It's different now: UP instead of SP; CTC instead of train orders; crews operating under alcohol testing, instead of under the influence. Tucumcari's not even in the Carrizozo Sub anymore.

But back in the early 1980's, the Carrizozo Sub was an amazing place. In just a few short years, Southern Pacific transformed it from a decrepit, one-train-each-way Rock Island connection into a boom railroad, which often ran more than twenty trains in the 16-18 hours per day that the line was not shut down for construction..

The increased traffic ran, barely, on beat-up 112 & 113 pound rail, nominally held in gauge by rotting ties, many of which dated back to El Paso & Southwestern days. Train orders came out of Tucson, created by dispatchers who didn't hold enough seniority to avoid the Carrizozo headache.

By 1984, the situation had come to a head. Dog trains, like the KCTUR (Kansas City - Tucson empty reefers) regularly took three crews to make the 188 mile run from Tucumcari to Carrizozo. Even the hotshots often couldn't make the run within the 12 hours allotted by the Hours of Service Act.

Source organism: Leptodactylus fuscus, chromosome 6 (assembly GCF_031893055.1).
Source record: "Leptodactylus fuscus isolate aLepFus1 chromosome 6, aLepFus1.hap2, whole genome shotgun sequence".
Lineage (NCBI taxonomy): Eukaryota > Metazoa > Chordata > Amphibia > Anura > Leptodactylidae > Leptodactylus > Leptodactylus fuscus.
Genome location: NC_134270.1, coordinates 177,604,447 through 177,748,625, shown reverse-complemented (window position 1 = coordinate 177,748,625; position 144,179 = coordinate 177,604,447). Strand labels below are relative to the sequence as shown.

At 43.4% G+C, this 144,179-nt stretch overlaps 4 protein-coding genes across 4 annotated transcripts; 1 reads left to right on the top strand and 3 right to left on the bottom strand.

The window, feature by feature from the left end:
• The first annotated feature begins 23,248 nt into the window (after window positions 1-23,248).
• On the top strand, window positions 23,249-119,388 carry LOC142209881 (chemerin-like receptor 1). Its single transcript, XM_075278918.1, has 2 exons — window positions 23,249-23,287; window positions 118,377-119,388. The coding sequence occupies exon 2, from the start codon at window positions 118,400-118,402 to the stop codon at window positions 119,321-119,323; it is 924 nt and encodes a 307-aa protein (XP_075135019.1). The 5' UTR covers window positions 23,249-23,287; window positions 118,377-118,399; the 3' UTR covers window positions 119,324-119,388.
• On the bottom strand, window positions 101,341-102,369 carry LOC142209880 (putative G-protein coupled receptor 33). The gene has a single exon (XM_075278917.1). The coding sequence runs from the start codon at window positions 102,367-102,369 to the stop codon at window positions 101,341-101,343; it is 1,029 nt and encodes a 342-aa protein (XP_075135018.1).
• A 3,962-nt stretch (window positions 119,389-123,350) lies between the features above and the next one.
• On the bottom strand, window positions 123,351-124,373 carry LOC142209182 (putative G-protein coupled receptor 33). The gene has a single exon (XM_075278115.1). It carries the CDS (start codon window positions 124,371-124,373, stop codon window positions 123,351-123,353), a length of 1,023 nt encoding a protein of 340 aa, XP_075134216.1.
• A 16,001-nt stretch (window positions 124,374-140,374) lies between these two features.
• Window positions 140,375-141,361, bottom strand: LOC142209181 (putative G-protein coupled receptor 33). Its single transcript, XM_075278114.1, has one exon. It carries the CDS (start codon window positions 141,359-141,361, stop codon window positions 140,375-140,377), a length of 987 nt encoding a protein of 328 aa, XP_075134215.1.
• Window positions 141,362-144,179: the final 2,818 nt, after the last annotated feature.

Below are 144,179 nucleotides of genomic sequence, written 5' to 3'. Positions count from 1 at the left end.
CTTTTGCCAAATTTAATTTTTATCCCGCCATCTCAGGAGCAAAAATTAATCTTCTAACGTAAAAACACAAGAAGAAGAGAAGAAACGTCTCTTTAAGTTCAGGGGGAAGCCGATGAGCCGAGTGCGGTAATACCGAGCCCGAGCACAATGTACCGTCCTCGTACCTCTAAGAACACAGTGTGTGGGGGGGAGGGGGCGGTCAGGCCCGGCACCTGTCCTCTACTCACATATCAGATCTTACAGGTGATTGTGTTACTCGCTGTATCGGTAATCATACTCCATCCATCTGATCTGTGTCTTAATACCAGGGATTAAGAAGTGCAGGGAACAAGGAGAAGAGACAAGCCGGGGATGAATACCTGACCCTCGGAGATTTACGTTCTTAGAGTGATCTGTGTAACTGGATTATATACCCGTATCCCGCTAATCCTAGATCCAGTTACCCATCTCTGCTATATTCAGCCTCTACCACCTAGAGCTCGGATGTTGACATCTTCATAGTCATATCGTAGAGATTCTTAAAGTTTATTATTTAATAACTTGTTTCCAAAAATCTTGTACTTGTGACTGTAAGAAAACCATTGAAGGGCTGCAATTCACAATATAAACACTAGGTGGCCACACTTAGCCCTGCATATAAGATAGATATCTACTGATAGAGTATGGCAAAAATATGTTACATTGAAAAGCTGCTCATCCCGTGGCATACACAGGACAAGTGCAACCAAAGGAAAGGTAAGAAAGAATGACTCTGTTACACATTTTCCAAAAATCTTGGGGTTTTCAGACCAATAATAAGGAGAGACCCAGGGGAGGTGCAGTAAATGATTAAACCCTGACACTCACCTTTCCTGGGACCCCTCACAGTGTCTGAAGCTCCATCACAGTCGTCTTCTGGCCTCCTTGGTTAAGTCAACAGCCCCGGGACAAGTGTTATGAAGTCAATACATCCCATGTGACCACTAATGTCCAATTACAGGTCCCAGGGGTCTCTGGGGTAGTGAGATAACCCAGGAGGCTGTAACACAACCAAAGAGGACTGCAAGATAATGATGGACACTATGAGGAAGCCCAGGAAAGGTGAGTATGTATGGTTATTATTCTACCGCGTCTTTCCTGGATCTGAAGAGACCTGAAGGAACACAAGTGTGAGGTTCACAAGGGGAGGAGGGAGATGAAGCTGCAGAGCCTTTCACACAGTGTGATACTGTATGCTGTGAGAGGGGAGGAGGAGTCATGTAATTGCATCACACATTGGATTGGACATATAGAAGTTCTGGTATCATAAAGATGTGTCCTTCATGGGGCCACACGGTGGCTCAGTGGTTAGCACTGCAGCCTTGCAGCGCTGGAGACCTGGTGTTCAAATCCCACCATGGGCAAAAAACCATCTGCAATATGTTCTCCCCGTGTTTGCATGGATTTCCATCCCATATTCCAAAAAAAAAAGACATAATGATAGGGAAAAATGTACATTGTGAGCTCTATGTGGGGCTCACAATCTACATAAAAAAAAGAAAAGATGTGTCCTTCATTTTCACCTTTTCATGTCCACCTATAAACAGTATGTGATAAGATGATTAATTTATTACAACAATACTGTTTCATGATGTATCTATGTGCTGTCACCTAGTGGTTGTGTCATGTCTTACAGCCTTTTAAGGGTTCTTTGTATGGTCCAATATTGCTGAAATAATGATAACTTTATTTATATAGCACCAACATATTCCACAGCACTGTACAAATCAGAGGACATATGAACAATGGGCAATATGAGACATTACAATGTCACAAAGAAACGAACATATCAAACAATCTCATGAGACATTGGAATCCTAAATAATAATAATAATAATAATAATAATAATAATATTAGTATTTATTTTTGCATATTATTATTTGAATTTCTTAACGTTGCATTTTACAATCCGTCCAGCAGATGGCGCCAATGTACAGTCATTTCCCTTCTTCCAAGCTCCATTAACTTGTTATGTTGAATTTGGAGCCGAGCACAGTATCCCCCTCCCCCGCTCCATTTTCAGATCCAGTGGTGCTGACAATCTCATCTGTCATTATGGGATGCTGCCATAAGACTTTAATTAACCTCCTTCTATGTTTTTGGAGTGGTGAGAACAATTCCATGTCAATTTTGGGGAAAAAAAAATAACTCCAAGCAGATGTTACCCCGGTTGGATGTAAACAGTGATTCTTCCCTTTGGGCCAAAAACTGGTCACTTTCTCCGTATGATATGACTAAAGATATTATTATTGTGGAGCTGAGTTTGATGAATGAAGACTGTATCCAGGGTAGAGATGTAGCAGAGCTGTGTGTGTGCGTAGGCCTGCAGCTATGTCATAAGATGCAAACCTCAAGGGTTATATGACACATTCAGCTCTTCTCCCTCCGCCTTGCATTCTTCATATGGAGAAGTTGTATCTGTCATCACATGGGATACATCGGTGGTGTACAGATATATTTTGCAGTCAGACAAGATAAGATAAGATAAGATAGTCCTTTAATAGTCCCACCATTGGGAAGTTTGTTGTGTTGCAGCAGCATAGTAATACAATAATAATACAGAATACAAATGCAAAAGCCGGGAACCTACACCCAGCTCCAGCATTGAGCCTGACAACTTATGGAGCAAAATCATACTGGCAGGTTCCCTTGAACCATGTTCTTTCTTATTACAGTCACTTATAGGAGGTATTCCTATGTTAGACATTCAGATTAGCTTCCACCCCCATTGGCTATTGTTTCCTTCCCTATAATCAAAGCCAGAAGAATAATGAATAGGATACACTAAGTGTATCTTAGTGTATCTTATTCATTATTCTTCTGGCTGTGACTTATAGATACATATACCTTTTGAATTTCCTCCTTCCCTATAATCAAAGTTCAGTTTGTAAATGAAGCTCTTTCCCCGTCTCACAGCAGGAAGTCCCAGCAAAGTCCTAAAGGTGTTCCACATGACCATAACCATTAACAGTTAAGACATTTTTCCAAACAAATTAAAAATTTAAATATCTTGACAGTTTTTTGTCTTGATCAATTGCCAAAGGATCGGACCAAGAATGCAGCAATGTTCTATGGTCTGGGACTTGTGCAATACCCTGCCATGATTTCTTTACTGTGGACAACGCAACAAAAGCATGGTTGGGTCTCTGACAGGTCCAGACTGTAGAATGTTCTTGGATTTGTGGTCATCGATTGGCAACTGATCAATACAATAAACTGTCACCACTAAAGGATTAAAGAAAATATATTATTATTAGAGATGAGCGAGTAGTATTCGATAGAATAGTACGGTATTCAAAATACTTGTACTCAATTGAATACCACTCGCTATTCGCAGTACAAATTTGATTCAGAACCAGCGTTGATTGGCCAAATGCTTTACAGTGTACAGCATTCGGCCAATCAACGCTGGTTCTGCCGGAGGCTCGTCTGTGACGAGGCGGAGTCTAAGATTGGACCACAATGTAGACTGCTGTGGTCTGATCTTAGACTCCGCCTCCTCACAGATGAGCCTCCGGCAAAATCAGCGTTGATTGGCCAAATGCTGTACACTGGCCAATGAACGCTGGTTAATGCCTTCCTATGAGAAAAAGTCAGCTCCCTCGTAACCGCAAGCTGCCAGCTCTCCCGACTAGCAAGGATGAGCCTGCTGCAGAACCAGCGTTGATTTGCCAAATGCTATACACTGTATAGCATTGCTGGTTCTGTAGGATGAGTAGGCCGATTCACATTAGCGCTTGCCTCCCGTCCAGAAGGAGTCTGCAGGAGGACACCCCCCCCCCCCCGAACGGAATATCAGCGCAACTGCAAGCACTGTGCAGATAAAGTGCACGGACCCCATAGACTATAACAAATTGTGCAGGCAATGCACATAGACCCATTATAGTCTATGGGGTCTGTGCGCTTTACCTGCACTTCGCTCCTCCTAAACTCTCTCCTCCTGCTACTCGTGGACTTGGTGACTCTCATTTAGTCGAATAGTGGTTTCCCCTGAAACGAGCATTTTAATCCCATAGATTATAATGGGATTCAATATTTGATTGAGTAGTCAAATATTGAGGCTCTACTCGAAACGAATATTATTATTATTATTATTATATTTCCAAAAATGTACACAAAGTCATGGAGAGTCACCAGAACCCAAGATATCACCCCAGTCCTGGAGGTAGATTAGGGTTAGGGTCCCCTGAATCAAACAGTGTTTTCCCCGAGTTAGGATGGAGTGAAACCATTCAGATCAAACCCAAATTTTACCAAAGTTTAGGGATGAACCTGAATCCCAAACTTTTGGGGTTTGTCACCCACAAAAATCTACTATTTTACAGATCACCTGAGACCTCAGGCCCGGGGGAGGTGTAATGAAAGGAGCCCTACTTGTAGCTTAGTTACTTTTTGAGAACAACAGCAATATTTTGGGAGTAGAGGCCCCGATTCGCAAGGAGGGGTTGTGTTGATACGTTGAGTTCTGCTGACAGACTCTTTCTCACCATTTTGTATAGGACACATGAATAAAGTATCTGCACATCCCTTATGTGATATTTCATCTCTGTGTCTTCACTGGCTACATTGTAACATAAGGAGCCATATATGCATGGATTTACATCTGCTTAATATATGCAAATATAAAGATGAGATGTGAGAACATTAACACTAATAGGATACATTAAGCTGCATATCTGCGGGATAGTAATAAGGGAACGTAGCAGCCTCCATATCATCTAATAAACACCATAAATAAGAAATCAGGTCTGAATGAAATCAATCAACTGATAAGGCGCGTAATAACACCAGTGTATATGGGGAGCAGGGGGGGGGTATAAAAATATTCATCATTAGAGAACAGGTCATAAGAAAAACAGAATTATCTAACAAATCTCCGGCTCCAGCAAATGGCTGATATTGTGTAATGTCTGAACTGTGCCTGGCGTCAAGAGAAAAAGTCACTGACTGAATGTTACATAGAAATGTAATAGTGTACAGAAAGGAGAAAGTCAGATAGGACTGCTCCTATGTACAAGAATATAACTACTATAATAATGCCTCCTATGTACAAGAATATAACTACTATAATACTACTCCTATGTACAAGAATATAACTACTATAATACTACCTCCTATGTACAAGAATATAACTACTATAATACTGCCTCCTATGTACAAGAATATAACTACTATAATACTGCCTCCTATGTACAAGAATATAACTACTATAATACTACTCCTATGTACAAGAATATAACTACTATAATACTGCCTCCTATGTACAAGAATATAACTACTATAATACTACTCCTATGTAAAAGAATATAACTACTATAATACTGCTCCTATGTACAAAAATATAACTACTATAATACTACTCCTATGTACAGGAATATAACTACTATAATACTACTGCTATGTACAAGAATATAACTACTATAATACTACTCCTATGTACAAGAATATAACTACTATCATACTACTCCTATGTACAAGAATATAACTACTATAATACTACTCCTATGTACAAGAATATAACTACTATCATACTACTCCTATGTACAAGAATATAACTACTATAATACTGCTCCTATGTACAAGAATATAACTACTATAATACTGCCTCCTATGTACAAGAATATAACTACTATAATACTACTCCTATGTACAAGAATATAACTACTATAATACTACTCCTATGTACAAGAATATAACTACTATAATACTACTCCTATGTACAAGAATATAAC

(note to readers: our story progresses in the white page areas, with asides & explanations shaded in gray)


1980: The low point...
With the death of the Chicago, Rock Island & Pacific on March 31, 1980, Southern Pacific's subsidiary Cotton Belt absorbed what was left of the Rock's Golden State Route to Kansas City. Employees quickly dubbed it the "Cotton Rock". The Rock Island was in sorry shape: when the company began merger talks with Union Pacific in the mid-1960's, it deferred line maintenence with increased abandon, in anticipation that deep-pockets UP eventually would fix things. But the Interstate Commerce Commission, in one of it's most infamous cases of bungling, took more than a decade to finally arrive at a decision denying the merger. The Rock stumbled along afterward for a few more years in Barringer Blue, and that was that.

Southern Pacific's portion of the Golden State Route, the Carrizozo Subdivision, reflected the sad state of affairs on the Rock Island. With little originating / terminating traffic, the Sub was a line haul route dependent upon whatever Rock Island could move without derailing. At the same time, the SP was starting to feel the financial pinch that would drive it to seek merger with Santa Fe and later, Rio Grande.

Operations subsisted at low ebb for the first months after the takeover. Typically the line hosted only one train each way per day, and Tucumcari had only three regular crews to handle the 330 mile Tucumcari - Carrizozo freight pool.

(continued below)